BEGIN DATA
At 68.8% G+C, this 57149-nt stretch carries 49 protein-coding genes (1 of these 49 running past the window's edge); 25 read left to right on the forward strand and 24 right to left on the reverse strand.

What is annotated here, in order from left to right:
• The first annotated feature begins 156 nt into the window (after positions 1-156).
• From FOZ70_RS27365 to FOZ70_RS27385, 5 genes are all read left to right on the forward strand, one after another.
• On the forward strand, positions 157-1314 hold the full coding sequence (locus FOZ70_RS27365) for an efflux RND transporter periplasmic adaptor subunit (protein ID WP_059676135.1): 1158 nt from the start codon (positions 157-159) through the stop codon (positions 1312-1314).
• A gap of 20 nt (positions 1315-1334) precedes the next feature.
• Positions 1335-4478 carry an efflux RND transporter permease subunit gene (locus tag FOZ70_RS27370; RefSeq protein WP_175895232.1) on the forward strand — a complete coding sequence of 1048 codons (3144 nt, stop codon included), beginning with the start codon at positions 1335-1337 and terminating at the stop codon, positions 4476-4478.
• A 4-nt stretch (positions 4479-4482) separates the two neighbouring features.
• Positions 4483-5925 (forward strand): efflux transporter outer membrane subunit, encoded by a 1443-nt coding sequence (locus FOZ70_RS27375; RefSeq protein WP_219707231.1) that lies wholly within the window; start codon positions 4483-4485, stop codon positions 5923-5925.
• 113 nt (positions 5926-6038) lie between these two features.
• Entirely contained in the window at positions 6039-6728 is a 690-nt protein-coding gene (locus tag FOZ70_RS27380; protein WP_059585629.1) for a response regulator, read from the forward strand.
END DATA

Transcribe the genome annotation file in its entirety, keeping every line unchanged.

At 68.8% G+C, this 57149-nt stretch carries 49 protein-coding genes (1 of these 49 running past the window's edge); 25 read left to right on the forward strand and 24 right to left on the reverse strand.

What is annotated here, in order from left to right:
• The first annotated feature begins 156 nt into the window (after positions 1-156).
• From FOZ70_RS27365 to FOZ70_RS27385, 5 genes are all read left to right on the forward strand, one after another.
• On the forward strand, positions 157-1314 hold the full coding sequence (locus FOZ70_RS27365) for an efflux RND transporter periplasmic adaptor subunit (protein ID WP_059676135.1): 1158 nt from the start codon (positions 157-159) through the stop codon (positions 1312-1314).
• A gap of 20 nt (positions 1315-1334) precedes the next feature.
• Positions 1335-4478 carry an efflux RND transporter permease subunit gene (locus tag FOZ70_RS27370; RefSeq protein WP_175895232.1) on the forward strand — a complete coding sequence of 1048 codons (3144 nt, stop codon included), beginning with the start codon at positions 1335-1337 and terminating at the stop codon, positions 4476-4478.
• A 4-nt stretch (positions 4479-4482) separates the two neighbouring features.
• Positions 4483-5925 (forward strand): efflux transporter outer membrane subunit, encoded by a 1443-nt coding sequence (locus FOZ70_RS27375; RefSeq protein WP_219707231.1) that lies wholly within the window; start codon positions 4483-4485, stop codon positions 5923-5925.
• 113 nt (positions 5926-6038) lie between these two features.
• Entirely contained in the window at positions 6039-6728 is a 690-nt protein-coding gene (locus tag FOZ70_RS27380; protein WP_059585629.1) for a response regulator, read from the forward strand.